Author Topic: Winter starting  (Read 886 times)

Online Greybeard

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Re: Winter starting
« Reply #30 on: 13.01. 2021 08:48 »
I also always let the engine empty the carb when I'm finished running the bike.

I've never experienced problems with petrol left in the tank from last season. Perhaps UK petrol is still better than some other countries.

Online berger

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Re: Winter starting
« Reply #31 on: 13.01. 2021 11:55 »
when I used to use mine for work if didn't fire up after a few kicks the plugs were held over the gas stove put back in and that worked a treat. I can remember being a young en and my dad trying the moggy 1000 after a snow storm and the wind had whipped the snow through the front grill and covered the engine. it wouldn't start because the battery was weak and struggled to turn it over. out came the starting handle and away we went. years later it was a discussion with his mates about WHY don't they make cars with starting handles anymore.

Online Greybeard

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Re: Winter starting
« Reply #32 on: 13.01. 2021 13:06 »
...WHY don't they make cars with starting handles anymore.
Cars these days do not have a spare wheel, hence no jack either! *dunno2*

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Re: Winter starting
« Reply #33 on: 13.01. 2021 13:26 »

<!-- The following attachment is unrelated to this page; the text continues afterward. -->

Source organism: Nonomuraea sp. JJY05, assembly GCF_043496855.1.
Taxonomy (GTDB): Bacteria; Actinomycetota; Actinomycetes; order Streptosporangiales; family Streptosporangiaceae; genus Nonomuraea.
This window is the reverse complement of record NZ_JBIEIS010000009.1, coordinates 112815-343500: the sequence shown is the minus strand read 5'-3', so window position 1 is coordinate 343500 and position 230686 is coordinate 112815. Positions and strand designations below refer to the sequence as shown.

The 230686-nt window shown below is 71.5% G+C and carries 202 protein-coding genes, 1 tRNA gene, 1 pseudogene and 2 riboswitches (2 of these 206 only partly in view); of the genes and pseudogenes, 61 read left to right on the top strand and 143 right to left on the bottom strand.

don't they have that thin emergency wheel and a jack now? there's so much wrong in this present time we live in *pull hair out* *bash*

Online Black Sheep

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Re: Winter starting
« Reply #34 on: 13.01. 2021 14:55 »
Bizarrely, my wife's Subaru came with a spare wheel well but no spare wheel, just a can of skoosh. A spare wheel was rapidly obtained and proved useful.
So many vehicles have spare wheels under the bodyshell where they are subjected to years of salt spray and neglect and hence of no use when required.
How come Easy Start is essential for the tractor or lawnmower when it's cold but does nothing for a reluctant bike?
2 twins, 2 singles, lots of sheep

Online RDfella

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Re: Winter starting
« Reply #35 on: 13.01. 2021 15:00 »
Easy start works well on diesels (just spray past the intake, not directly into it or you may blow a head gasket or worse) but less so on petrol. However, it has come in useful on the B31 (actually B33 engine now, with light flywheels and 9:1 comp ratio).
'49 B31, '49 M21, '53 DOT, '58 Flash, '00 Firestorm, Weslake sprint bike.

Online Greybeard

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Re: Winter starting
« Reply #36 on: 13.01. 2021 15:46 »
don't they have that thin emergency wheel and a jack now? there's so much wrong in this present time we live in *pull hair out* *bash*
Our Panda had an emergency spare but our latest vehicle just has a pressurised can of sealer and a battery powered compressor.

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Re: Winter starting
« Reply #37 on: 13.01. 2021 16:09 »
greybeard I have just lost the will to live. things are now all in a sorry state. the job is ******

Online Alex kettle

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Re: Winter starting
« Reply #38 on: 13.01. 2021 18:28 »